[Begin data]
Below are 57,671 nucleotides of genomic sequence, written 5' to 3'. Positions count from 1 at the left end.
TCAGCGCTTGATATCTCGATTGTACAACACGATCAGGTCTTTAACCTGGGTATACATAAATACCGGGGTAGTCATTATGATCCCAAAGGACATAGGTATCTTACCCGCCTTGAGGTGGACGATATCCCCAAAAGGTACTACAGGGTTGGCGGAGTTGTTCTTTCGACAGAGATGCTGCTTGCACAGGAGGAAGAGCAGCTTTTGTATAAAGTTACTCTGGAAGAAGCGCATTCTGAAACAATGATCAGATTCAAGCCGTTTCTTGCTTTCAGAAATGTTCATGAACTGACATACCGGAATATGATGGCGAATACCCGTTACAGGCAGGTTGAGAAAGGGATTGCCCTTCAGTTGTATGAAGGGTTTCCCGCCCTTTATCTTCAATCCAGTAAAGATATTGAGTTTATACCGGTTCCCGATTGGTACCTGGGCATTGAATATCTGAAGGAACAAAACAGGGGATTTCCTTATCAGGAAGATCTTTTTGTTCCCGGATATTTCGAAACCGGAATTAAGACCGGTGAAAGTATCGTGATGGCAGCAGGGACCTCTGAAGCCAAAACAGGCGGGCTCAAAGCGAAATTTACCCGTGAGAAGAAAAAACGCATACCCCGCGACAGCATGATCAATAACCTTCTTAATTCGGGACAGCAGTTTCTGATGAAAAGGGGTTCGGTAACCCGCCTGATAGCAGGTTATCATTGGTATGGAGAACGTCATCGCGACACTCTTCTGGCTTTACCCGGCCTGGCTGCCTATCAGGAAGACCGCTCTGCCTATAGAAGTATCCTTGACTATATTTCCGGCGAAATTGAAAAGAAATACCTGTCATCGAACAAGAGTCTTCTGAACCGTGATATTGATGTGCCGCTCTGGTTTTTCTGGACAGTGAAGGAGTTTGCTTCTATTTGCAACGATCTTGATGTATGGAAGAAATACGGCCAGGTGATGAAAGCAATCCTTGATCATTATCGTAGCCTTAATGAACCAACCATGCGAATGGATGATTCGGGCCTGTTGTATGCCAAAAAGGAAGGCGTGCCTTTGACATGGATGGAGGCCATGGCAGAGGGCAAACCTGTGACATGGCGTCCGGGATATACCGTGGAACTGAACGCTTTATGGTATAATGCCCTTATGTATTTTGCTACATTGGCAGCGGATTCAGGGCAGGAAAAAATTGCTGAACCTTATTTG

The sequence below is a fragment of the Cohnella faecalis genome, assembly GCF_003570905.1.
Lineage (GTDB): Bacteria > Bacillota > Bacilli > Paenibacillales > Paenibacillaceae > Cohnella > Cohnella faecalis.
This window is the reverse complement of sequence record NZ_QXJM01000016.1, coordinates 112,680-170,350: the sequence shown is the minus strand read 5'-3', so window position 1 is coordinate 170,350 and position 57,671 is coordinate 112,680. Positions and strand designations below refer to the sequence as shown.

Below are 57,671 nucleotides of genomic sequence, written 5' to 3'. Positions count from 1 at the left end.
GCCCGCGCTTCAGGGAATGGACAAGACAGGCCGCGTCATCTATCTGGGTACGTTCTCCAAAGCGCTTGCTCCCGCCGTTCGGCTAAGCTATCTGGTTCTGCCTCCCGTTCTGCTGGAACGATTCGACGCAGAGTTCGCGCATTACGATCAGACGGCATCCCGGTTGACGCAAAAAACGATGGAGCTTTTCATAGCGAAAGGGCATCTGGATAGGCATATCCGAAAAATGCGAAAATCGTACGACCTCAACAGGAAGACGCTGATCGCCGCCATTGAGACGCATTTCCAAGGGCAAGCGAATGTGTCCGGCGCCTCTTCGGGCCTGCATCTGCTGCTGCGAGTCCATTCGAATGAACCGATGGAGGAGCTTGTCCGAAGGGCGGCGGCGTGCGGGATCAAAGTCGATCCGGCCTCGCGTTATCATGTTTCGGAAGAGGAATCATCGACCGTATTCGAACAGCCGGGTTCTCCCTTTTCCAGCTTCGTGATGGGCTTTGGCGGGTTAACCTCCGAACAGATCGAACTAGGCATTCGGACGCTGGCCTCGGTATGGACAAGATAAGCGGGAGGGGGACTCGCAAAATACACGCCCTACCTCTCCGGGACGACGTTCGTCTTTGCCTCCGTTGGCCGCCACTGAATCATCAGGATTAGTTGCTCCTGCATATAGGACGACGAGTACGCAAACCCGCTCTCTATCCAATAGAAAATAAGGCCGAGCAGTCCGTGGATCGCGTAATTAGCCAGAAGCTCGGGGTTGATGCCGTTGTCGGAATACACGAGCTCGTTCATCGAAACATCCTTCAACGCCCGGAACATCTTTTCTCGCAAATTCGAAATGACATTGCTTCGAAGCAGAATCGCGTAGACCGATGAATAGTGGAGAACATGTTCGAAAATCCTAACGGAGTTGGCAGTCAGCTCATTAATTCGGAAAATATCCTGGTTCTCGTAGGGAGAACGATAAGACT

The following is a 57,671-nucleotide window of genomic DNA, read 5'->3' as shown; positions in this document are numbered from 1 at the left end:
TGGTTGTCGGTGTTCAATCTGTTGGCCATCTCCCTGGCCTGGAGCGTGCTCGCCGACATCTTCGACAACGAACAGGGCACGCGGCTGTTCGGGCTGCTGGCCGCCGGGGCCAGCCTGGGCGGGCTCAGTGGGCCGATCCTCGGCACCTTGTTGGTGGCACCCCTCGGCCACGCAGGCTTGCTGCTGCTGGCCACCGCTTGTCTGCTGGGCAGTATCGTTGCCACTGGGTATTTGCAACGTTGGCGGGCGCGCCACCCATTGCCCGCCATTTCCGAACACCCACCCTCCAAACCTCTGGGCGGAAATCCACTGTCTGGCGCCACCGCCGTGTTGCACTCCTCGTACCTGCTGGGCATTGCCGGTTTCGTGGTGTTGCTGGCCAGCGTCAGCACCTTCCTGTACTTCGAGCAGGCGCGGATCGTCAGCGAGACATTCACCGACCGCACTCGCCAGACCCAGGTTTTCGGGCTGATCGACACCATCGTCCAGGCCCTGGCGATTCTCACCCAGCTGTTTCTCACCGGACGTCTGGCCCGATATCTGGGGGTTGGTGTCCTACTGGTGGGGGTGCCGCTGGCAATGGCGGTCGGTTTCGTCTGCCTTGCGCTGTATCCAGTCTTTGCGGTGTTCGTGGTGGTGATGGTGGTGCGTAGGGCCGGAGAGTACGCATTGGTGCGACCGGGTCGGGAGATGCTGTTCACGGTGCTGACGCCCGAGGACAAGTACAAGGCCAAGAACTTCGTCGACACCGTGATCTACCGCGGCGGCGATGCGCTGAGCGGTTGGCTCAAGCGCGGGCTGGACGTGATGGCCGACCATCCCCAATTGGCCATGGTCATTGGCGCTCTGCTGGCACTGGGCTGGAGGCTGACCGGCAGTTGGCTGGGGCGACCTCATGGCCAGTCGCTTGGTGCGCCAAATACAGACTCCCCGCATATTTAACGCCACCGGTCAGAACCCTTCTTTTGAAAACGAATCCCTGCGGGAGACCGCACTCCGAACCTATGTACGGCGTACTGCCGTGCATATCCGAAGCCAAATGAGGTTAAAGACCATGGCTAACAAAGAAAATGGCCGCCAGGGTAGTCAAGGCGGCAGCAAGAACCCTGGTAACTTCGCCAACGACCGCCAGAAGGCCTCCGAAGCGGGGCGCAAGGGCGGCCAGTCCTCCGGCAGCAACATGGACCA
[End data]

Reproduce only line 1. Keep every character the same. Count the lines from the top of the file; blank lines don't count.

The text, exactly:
Below are 57,671 nucleotides of genomic sequence, written 5' to 3'. Positions count from 1 at the left end.